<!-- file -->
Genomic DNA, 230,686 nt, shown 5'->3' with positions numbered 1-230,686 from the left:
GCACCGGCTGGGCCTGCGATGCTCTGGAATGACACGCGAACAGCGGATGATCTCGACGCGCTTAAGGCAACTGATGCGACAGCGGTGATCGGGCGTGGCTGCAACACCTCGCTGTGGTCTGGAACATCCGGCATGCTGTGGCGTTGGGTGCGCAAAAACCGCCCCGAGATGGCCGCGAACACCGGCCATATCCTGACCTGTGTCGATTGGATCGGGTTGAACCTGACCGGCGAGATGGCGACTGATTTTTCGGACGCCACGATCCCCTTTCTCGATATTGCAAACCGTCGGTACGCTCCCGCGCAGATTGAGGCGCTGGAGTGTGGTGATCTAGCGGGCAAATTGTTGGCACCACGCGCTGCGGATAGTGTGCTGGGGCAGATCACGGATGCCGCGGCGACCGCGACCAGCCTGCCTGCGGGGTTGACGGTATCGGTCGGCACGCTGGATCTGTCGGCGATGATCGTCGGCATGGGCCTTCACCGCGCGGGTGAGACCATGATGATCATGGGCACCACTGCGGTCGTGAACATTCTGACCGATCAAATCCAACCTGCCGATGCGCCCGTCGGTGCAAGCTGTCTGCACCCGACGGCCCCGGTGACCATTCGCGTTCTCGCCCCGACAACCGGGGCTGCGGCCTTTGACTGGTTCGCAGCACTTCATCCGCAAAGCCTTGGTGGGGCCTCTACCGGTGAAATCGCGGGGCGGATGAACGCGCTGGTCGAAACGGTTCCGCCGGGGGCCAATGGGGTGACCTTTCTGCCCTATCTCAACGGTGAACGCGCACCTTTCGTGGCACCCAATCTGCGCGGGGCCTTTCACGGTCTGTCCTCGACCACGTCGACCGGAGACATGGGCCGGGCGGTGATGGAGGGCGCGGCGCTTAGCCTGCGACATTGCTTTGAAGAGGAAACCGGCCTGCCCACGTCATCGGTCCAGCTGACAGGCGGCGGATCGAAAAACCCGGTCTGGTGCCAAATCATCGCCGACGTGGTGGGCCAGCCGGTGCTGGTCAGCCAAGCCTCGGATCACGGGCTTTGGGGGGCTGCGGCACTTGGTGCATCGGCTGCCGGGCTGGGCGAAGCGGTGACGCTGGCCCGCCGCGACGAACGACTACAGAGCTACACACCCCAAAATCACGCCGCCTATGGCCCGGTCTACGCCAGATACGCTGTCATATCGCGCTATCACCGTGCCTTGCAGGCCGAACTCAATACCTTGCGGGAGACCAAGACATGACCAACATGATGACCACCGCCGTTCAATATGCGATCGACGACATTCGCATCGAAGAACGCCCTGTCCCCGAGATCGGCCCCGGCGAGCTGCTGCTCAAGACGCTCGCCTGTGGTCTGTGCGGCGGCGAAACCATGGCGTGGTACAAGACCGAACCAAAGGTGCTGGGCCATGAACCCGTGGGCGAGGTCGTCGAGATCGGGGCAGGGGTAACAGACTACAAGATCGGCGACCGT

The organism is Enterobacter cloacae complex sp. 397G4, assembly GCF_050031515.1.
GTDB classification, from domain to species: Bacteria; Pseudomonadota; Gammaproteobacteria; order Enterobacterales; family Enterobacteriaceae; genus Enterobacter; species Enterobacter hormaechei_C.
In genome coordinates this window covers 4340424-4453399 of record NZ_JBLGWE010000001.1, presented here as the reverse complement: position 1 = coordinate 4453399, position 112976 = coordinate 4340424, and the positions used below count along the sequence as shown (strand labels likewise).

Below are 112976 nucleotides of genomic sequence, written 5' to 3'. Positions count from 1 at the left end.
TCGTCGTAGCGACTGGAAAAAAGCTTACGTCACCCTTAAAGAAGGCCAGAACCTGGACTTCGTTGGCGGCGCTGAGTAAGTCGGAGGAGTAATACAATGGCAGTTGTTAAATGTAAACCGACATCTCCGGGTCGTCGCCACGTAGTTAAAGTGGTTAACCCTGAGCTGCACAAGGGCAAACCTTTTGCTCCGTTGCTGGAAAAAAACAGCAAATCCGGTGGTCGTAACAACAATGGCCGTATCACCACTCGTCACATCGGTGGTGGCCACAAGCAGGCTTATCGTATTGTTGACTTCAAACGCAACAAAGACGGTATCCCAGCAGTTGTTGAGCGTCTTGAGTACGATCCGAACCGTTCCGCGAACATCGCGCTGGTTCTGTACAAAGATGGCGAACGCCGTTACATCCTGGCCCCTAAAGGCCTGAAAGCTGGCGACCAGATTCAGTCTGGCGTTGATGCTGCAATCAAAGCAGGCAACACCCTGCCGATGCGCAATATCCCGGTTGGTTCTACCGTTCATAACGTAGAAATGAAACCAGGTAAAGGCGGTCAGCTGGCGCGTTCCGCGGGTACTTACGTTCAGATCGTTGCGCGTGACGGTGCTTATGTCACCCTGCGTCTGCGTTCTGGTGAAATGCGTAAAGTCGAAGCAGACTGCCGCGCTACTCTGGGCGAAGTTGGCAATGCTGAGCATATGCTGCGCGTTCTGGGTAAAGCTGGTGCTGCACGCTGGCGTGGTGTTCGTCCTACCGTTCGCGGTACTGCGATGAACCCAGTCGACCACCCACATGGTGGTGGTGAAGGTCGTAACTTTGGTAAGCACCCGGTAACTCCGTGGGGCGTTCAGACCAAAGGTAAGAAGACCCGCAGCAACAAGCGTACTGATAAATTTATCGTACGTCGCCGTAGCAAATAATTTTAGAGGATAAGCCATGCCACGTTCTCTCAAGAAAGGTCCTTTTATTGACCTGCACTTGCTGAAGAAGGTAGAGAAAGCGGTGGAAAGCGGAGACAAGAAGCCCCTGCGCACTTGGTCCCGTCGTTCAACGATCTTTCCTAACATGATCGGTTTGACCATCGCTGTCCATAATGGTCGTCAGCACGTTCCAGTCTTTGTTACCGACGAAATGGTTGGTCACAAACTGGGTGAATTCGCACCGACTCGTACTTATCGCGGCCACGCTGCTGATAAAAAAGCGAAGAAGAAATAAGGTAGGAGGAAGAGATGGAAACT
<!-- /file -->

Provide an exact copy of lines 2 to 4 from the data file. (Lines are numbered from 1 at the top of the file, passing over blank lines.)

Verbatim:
GCACCGGCTGGGCCTGCGATGCTCTGGAATGACACGCGAACAGCGGATGATCTCGACGCGCTTAAGGCAACTGATGCGACAGCGGTGATCGGGCGTGGCTGCAACACCTCGCTGTGGTCTGGAACATCCGGCATGCTGTGGCGTTGGGTGCGCAAAAACCGCCCCGAGATGGCCGCGAACACCGGCCATATCCTGACCTGTGTCGATTGGATCGGGTTGAACCTGACCGGCGAGATGGCGACTGATTTTTCGGACGCCACGATCCCCTTTCTCGATATTGCAAACCGTCGGTACGCTCCCGCGCAGATTGAGGCGCTGGAGTGTGGTGATCTAGCGGGCAAATTGTTGGCACCACGCGCTGCGGATAGTGTGCTGGGGCAGATCACGGATGCCGCGGCGACCGCGACCAGCCTGCCTGCGGGGTTGACGGTATCGGTCGGCACGCTGGATCTGTCGGCGATGATCGTCGGCATGGGCCTTCACCGCGCGGGTGAGACCATGATGATCATGGGCACCACTGCGGTCGTGAACATTCTGACCGATCAAATCCAACCTGCCGATGCGCCCGTCGGTGCAAGCTGTCTGCACCCGACGGCCCCGGTGACCATTCGCGTTCTCGCCCCGACAACCGGGGCTGCGGCCTTTGACTGGTTCGCAGCACTTCATCCGCAAAGCCTTGGTGGGGCCTCTACCGGTGAAATCGCGGGGCGGATGAACGCGCTGGTCGAAACGGTTCCGCCGGGGGCCAATGGGGTGACCTTTCTGCCCTATCTCAACGGTGAACGCGCACCTTTCGTGGCACCCAATCTGCGCGGGGCCTTTCACGGTCTGTCCTCGACCACGTCGACCGGAGACATGGGCCGGGCGGTGATGGAGGGCGCGGCGCTTAGCCTGCGACATTGCTTTGAAGAGGAAACCGGCCTGCCCACGTCATCGGTCCAGCTGACAGGCGGCGGATCGAAAAACCCGGTCTGGTGCCAAATCATCGCCGACGTGGTGGGCCAGCCGGTGCTGGTCAGCCAAGCCTCGGATCACGGGCTTTGGGGGGCTGCGGCACTTGGTGCATCGGCTGCCGGGCTGGGCGAAGCGGTGACGCTGGCCCGCCGCGACGAACGACTACAGAGCTACACACCCCAAAATCACGCCGCCTATGGCCCGGTCTACGCCAGATACGCTGTCATATCGCGCTATCACCGTGCCTTGCAGGCCGAACTCAATACCTTGCGGGAGACCAAGACATGACCAACATGATGACCACCGCCGTTCAATATGCGATCGACGACATTCGCATCGAAGAACGCCCTGTCCCCGAGATCGGCCCCGGCGAGCTGCTGCTCAAGACGCTCGCCTGTGGTCTGTGCGGCGGCGAAACCATGGCGTGGTACAAGACCGAACCAAAGGTGCTGGGCCATGAACCCGTGGGCGAGGTCGTCGAGATCGGGGCAGGGGTAACAGACTACAAGATCGGCGACCGT

The organism is Enterobacter cloacae complex sp. 397G4, assembly GCF_050031515.1.
GTDB classification, from domain to species: Bacteria; Pseudomonadota; Gammaproteobacteria; order Enterobacterales; family Enterobacteriaceae; genus Enterobacter; species Enterobacter hormaechei_C.